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News

Smart solutions for food on the net

CSIRO : 16 October, 2000  (Technical Article)
Scientists are developing both electronic and chemical devices to warn consumers if food quality was put at risk by high temperatures. 'New generation technology is helping to meet the challenges of delivering safe food bought over the internet,' says Mr Michael Rooney, Food Science Australia.
He says that electronic chips could offer an audible warning while sensitive strips changed colour if perishable foods were exposed to excessive heat.

Mr Rooney, a packaging materials specialist, told a CSIRO food industry forum in Brisbane that intelligent packaging that will alert consumers to food spoilage is a response to the ecommerce revolution.

'Food ordered directly over the internet will move outside the established cold supply chain,' he says.

'Smart packaging has a role to play so consumers know their food is fresh. It will give them confidence when they purchase on-line.'

'Electronic packing technology could also be valuable for food exporters wanting to ensure the integrity of their product for overseas customers.'

'It will be possible for manufacturers to monitor the temperature of produce on its way to overseas markets remotely via satellite,' Mr Rooney says.

Dr Lynne Cobiac, CSIRO Health Sciences and Nutrition told the forum that internet grocery trading should increase as more households gained access to the internet.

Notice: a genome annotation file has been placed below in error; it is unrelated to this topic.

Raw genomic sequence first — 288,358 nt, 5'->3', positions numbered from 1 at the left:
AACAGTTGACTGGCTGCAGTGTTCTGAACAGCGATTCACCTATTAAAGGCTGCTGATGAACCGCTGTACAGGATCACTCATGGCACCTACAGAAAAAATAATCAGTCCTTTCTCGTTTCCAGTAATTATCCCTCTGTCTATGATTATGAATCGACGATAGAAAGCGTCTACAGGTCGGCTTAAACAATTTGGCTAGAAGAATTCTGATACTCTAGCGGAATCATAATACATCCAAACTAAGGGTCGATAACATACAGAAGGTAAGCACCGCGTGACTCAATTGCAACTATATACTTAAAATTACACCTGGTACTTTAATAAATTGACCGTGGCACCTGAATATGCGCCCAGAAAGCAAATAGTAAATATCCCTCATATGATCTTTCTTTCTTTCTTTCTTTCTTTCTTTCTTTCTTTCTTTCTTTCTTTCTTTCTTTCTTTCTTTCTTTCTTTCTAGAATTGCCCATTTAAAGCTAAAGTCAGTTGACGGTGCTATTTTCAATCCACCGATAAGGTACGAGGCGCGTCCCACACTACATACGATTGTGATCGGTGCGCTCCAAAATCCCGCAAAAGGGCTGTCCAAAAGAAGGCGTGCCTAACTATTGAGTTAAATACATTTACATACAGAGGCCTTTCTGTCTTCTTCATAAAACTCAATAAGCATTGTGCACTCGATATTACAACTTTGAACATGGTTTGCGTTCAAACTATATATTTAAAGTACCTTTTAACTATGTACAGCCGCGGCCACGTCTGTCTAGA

Dr Cobiac says the typical Australian net shopper was a 30 year old male, but women who did most of the grocery shopping were catching up.

'Overseas experience suggested a rapid up-take in on-line food purchases. Internet grocery purchases in the US were expected to reach $8.8 billion by 2004 while in Europe the market was growing at 200 percent with almost 550 e-grocers trading,' she says.

'Internet buying offers an opportunity to educate the consumer as factual information could be presented with greater impact on-line'.

'There is also opportunity with a flexible trading system to introduce new products or supply niche markets such as organic products.'

She says fear of credit card fraud and invasion of privacy are still inhibiting on-line trading.

The Brisbane E-commerce and Food Forum is the first in a series being held by CSIRO for companies which are part of the food supply chain.
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